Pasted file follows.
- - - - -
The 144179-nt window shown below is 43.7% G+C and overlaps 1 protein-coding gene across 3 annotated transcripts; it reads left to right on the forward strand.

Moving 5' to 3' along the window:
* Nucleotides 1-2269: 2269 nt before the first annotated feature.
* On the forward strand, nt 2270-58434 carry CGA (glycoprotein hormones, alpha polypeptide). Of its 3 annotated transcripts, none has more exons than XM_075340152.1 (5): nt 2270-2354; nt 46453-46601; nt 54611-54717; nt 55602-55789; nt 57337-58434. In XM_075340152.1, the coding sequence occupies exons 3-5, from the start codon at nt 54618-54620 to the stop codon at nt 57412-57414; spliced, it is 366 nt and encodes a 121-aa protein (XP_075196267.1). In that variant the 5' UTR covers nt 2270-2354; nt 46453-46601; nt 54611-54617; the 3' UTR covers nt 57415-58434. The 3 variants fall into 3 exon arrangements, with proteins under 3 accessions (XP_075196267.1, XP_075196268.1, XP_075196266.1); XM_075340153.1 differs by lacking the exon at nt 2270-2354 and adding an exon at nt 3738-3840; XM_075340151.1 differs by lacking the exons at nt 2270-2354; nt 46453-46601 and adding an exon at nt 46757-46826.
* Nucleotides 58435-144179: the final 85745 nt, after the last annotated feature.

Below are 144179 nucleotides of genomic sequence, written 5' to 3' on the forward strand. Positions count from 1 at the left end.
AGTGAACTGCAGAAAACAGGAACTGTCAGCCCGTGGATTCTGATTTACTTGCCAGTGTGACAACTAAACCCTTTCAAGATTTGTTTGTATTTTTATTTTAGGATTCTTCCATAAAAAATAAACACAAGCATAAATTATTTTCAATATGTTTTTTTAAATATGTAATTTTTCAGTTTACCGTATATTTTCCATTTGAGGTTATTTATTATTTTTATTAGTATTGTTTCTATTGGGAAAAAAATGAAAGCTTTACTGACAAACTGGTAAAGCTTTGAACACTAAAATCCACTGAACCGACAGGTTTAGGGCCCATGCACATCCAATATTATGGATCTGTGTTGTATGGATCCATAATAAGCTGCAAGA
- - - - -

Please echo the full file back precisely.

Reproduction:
The 144179-nt window shown below is 43.7% G+C and overlaps 1 protein-coding gene across 3 annotated transcripts; it reads left to right on the forward strand.

Moving 5' to 3' along the window:
* Nucleotides 1-2269: 2269 nt before the first annotated feature.
* On the forward strand, nt 2270-58434 carry CGA (glycoprotein hormones, alpha polypeptide). Of its 3 annotated transcripts, none has more exons than XM_075340152.1 (5): nt 2270-2354; nt 46453-46601; nt 54611-54717; nt 55602-55789; nt 57337-58434. In XM_075340152.1, the coding sequence occupies exons 3-5, from the start codon at nt 54618-54620 to the stop codon at nt 57412-57414; spliced, it is 366 nt and encodes a 121-aa protein (XP_075196267.1). In that variant the 5' UTR covers nt 2270-2354; nt 46453-46601; nt 54611-54617; the 3' UTR covers nt 57415-58434. The 3 variants fall into 3 exon arrangements, with proteins under 3 accessions (XP_075196267.1, XP_075196268.1, XP_075196266.1); XM_075340153.1 differs by lacking the exon at nt 2270-2354 and adding an exon at nt 3738-3840; XM_075340151.1 differs by lacking the exons at nt 2270-2354; nt 46453-46601 and adding an exon at nt 46757-46826.
* Nucleotides 58435-144179: the final 85745 nt, after the last annotated feature.

Below are 144179 nucleotides of genomic sequence, written 5' to 3' on the forward strand. Positions count from 1 at the left end.
AGTGAACTGCAGAAAACAGGAACTGTCAGCCCGTGGATTCTGATTTACTTGCCAGTGTGACAACTAAACCCTTTCAAGATTTGTTTGTATTTTTATTTTAGGATTCTTCCATAAAAAATAAACACAAGCATAAATTATTTTCAATATGTTTTTTTAAATATGTAATTTTTCAGTTTACCGTATATTTTCCATTTGAGGTTATTTATTATTTTTATTAGTATTGTTTCTATTGGGAAAAAAATGAAAGCTTTACTGACAAACTGGTAAAGCTTTGAACACTAAAATCCACTGAACCGACAGGTTTAGGGCCCATGCACATCCAATATTATGGATCTGTGTTGTATGGATCCATAATAAGCTGCAAGA